My Mother used to tell the story of my fourth Christmas as the moment she could confirm that I was different. Most four-year olds on Christmas are in need of an IV drip of Ritalin. I was not that child. I did rip the wrapping paper and bow off my first present as you’re supposed to, but when I found books inside, I did not throw them aside and go on to my next present; no, I insisted on reading all three books before opening my second present. My siblings refer to it as the most boring Christmas ever.
As I grew older my hobbies expanded from reading to writing, beer drinking, smoking and photography. Luckily, these were a perfect fit for the advertising business where I have found a home for twenty-five years, most as an agency owner.
I’ve done work for two Fortune 500 companies, but it’s a couple of campaigns for smaller clients that I remember most fondly:
- Slogan for a pizza delivery service: “Pizza Boli’s…there’s no topping us!
You gotta love that slogan. They obviously did since they used it for ten years after I resigned the account.
- The one-liner campaign for a well-known caterer in Baltimore:
- “If you own a Michael Bolton CD call another caterer.”
- “Yes, you inhaled.” (A Bill Clinton reference)
- “Catering even your Mother-in-law will love.”
My thought was that every caterer in town ran pictures of pretty food and said they were the best blah, blah, blah. This caterer was already known for innovative cuisine and food styling, so we went for a laugh. The client agreed and it worked.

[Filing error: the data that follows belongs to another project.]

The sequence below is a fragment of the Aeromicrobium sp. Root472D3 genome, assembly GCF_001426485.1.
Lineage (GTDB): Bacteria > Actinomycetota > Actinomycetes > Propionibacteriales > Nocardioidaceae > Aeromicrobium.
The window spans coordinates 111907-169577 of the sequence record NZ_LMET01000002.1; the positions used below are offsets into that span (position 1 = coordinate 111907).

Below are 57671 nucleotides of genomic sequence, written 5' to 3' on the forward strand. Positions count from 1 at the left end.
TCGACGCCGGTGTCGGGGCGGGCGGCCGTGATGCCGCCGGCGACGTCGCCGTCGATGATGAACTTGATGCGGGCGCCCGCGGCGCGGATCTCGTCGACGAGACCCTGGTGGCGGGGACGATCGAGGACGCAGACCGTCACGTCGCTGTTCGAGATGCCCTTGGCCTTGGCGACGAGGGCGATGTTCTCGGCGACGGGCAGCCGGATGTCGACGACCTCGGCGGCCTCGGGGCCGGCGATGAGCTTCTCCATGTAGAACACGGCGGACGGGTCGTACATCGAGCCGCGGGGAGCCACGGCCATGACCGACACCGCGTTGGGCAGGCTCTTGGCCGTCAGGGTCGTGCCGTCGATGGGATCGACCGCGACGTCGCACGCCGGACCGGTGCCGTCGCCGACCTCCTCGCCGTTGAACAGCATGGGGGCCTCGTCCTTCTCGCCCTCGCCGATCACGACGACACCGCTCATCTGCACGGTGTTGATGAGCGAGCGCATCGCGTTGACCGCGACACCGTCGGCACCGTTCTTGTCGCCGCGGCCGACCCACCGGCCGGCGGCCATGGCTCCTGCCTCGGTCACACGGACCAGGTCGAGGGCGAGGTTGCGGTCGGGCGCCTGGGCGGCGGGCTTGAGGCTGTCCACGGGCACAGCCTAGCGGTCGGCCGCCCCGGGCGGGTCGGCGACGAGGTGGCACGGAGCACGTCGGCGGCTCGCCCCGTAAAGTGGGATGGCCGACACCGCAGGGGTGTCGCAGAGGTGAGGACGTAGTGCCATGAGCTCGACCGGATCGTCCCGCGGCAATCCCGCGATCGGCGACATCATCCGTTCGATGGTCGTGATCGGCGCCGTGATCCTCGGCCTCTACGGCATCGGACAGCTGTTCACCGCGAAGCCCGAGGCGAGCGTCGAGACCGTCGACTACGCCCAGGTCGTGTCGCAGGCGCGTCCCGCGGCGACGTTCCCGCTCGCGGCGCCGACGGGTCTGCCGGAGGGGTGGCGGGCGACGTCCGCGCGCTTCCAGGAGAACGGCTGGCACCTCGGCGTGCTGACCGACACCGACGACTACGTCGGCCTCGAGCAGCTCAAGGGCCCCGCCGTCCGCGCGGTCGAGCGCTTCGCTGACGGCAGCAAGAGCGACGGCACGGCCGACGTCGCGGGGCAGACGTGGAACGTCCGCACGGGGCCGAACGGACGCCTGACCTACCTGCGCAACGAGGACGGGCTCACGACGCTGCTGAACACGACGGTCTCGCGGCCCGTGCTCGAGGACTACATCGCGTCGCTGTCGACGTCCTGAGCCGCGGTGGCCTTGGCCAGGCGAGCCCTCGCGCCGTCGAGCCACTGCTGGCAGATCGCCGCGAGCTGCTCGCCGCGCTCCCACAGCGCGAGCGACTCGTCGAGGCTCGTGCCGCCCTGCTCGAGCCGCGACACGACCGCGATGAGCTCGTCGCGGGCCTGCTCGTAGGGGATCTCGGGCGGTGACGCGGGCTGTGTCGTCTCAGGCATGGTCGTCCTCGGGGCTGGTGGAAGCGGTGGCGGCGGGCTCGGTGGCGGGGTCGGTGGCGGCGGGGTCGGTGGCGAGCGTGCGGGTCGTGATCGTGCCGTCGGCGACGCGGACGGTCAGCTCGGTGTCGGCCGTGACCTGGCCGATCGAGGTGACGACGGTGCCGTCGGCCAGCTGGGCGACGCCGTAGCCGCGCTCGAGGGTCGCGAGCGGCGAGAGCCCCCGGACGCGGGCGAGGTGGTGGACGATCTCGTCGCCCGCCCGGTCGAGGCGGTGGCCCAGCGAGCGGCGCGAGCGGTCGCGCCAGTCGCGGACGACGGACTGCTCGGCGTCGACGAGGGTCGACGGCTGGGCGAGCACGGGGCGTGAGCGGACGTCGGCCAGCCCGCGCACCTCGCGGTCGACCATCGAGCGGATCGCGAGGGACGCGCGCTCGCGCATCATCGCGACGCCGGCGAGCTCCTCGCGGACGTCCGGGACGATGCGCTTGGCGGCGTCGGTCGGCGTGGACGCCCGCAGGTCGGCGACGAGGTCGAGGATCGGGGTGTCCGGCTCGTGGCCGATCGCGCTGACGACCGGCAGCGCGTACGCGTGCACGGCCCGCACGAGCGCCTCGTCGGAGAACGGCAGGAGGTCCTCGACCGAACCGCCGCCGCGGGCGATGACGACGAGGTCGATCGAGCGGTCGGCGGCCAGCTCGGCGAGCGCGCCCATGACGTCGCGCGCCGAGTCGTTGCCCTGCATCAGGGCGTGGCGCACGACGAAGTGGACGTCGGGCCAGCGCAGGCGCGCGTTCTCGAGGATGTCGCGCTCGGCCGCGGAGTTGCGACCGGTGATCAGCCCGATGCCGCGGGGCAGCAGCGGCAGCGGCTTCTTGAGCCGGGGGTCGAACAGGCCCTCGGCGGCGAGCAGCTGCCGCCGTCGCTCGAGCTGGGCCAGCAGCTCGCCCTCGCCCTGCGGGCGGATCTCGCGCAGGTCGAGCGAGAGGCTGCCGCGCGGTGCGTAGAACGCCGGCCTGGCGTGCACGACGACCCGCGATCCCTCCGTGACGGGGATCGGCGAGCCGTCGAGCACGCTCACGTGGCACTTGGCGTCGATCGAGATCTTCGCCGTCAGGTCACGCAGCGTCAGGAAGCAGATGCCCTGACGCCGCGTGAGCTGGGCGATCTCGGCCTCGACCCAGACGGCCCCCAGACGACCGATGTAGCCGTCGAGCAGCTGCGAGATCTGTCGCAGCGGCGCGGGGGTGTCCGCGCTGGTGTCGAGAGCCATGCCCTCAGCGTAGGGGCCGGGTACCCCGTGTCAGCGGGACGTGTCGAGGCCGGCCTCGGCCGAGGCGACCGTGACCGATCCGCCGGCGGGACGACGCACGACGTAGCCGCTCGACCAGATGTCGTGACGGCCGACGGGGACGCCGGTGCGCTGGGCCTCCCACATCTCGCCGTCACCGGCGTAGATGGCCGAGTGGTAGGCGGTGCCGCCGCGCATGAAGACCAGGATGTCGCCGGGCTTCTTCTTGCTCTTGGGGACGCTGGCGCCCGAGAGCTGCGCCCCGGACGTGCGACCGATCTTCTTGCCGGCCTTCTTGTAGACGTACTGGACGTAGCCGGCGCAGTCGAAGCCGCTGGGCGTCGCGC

Being the self-employed owner of an advertising agency allowed me to gain a depth of knowledge that would not have been possible if I had been solely a media buyer or copywriter. I have worn all the hats.
Account executive, media buyer, copywriter, promotions director, producer, SEO manager, and even art director on a few occasions…I’ve looked at the business landscape through each of these eyes.
In 2008, not afraid of being a cliché’, I sold my house and business in Baltimore, drove across the country for six weeks and landed in L.A. with no job and no place to live. I eventually secured both, although one took considerably longer than the other.
These experiences have made me better. A better writer, a better marketer, heck, a better person. I carry with me a quiet reserve that knows that I can get the job done.
I have a “big-picture” outlook that can only be acquired through decades of experience marketing in a variety of industries; wearing a variety of hats.
There’s another story my mother used to tell.
Driving my expectant Mother to the hospital, my Father stops at “Little Tavern”, a local burger joint in Baltimore, for a burger. Politely, he asks my Mother if she wants anything. “No dear. I’m in labor.” My Father proceeds to buy a couple of cheeseburgers and eat them while driving to the hospital. That was my life just before I entered it.
There’s a world before and after us. The key to a great marketer is to loving the one you’re in.